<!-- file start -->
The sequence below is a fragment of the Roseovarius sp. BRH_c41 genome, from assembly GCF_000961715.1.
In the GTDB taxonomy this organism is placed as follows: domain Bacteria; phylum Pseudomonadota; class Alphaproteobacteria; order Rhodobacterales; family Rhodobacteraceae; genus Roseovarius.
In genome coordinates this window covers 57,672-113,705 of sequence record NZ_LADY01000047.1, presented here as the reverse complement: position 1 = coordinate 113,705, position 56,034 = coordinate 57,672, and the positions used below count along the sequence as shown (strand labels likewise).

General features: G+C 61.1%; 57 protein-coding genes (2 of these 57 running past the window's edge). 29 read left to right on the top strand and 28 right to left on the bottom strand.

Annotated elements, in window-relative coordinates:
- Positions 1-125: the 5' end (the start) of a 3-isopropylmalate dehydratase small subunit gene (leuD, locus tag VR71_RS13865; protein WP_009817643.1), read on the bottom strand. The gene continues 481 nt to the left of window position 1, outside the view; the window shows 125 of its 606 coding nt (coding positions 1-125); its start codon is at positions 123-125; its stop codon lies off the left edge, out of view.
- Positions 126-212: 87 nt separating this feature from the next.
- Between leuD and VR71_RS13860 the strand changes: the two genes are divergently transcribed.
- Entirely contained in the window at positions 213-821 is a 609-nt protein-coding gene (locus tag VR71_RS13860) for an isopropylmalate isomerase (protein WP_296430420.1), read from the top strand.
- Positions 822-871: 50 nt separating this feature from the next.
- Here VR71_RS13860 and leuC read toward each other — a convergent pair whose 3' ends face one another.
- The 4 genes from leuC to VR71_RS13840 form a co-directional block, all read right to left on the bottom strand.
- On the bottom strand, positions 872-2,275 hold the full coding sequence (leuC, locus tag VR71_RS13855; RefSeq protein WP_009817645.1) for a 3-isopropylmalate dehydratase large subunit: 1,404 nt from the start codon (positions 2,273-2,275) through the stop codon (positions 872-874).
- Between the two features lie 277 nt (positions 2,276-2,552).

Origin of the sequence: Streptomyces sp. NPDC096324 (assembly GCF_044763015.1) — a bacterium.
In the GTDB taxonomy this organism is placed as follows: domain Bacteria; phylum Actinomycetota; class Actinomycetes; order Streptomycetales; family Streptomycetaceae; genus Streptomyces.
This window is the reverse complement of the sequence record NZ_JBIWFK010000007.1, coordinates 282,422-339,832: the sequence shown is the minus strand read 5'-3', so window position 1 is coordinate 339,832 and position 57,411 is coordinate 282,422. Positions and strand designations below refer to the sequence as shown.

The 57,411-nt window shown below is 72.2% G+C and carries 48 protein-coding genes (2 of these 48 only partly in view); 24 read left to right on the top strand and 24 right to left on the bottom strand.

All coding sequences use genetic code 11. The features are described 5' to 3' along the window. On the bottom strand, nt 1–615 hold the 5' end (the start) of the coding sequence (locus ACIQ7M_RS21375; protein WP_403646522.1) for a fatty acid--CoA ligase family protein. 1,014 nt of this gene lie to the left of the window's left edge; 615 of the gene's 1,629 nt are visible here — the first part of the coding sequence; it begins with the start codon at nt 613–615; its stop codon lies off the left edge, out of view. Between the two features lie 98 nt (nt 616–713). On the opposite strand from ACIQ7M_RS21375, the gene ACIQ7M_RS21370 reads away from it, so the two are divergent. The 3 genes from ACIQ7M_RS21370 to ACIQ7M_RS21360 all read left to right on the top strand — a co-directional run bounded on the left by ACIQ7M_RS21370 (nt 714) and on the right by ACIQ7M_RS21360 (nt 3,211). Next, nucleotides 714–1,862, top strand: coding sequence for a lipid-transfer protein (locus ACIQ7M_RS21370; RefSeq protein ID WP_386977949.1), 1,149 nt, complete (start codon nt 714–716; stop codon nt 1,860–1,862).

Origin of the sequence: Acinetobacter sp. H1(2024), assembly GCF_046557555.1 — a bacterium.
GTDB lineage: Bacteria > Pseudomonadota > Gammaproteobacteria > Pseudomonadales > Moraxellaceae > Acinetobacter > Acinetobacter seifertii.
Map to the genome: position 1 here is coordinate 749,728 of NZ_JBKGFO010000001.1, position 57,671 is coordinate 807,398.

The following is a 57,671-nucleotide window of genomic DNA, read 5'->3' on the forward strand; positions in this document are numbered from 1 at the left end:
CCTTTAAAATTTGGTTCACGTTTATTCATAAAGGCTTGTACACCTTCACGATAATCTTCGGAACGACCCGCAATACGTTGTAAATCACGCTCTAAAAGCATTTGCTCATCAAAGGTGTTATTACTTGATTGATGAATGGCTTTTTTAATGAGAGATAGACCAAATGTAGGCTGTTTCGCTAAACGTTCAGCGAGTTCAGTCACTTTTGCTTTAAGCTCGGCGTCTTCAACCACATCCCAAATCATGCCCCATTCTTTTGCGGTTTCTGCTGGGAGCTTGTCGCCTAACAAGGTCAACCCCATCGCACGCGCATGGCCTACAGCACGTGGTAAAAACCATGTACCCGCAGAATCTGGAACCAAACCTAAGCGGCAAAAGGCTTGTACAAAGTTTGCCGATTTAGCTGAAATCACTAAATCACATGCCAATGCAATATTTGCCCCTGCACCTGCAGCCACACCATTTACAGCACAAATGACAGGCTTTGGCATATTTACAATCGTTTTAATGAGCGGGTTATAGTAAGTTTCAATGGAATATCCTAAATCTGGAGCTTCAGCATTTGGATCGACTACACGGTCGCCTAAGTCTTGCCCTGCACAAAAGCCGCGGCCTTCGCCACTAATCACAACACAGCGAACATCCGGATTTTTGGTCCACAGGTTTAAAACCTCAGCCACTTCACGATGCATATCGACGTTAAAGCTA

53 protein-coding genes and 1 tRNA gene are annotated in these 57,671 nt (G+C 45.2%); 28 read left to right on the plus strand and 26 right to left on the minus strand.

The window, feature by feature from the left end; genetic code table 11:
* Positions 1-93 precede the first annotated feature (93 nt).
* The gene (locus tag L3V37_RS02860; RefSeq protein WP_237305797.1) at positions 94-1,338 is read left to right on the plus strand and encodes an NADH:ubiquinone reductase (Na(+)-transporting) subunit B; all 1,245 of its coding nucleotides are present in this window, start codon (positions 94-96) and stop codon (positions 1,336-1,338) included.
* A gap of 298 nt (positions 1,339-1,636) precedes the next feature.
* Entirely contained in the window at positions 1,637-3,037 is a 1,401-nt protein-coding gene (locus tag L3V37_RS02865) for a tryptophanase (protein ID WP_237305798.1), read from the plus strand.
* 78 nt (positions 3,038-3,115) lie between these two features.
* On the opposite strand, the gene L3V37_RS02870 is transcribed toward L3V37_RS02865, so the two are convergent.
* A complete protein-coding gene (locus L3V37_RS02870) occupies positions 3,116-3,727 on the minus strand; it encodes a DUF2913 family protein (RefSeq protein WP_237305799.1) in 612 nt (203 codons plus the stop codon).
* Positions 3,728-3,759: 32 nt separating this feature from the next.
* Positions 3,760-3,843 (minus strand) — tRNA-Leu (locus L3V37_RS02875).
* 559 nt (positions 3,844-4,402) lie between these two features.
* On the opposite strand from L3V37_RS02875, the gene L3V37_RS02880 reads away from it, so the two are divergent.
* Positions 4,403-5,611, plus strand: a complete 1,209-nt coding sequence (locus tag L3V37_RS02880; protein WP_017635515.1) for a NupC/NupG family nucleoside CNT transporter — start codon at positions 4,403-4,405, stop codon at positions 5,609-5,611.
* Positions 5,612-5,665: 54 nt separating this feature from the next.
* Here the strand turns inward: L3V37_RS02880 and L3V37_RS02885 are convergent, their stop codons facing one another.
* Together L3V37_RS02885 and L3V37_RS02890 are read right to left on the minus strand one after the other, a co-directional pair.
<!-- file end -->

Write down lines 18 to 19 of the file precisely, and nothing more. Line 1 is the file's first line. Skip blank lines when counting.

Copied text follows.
The 57,411-nt window shown below is 72.2% G+C and carries 48 protein-coding genes (2 of these 48 only partly in view); 24 read left to right on the top strand and 24 right to left on the bottom strand.

All coding sequences use genetic code 11. The features are described 5' to 3' along the window. On the bottom strand, nt 1–615 hold the 5' end (the start) of the coding sequence (locus ACIQ7M_RS21375; protein WP_403646522.1) for a fatty acid--CoA ligase family protein. 1,014 nt of this gene lie to the left of the window's left edge; 615 of the gene's 1,629 nt are visible here — the first part of the coding sequence; it begins with the start codon at nt 613–615; its stop codon lies off the left edge, out of view. Between the two features lie 98 nt (nt 616–713). On the opposite strand from ACIQ7M_RS21375, the gene ACIQ7M_RS21370 reads away from it, so the two are divergent. The 3 genes from ACIQ7M_RS21370 to ACIQ7M_RS21360 all read left to right on the top strand — a co-directional run bounded on the left by ACIQ7M_RS21370 (nt 714) and on the right by ACIQ7M_RS21360 (nt 3,211). Next, nucleotides 714–1,862, top strand: coding sequence for a lipid-transfer protein (locus ACIQ7M_RS21370; RefSeq protein ID WP_386977949.1), 1,149 nt, complete (start codon nt 714–716; stop codon nt 1,860–1,862).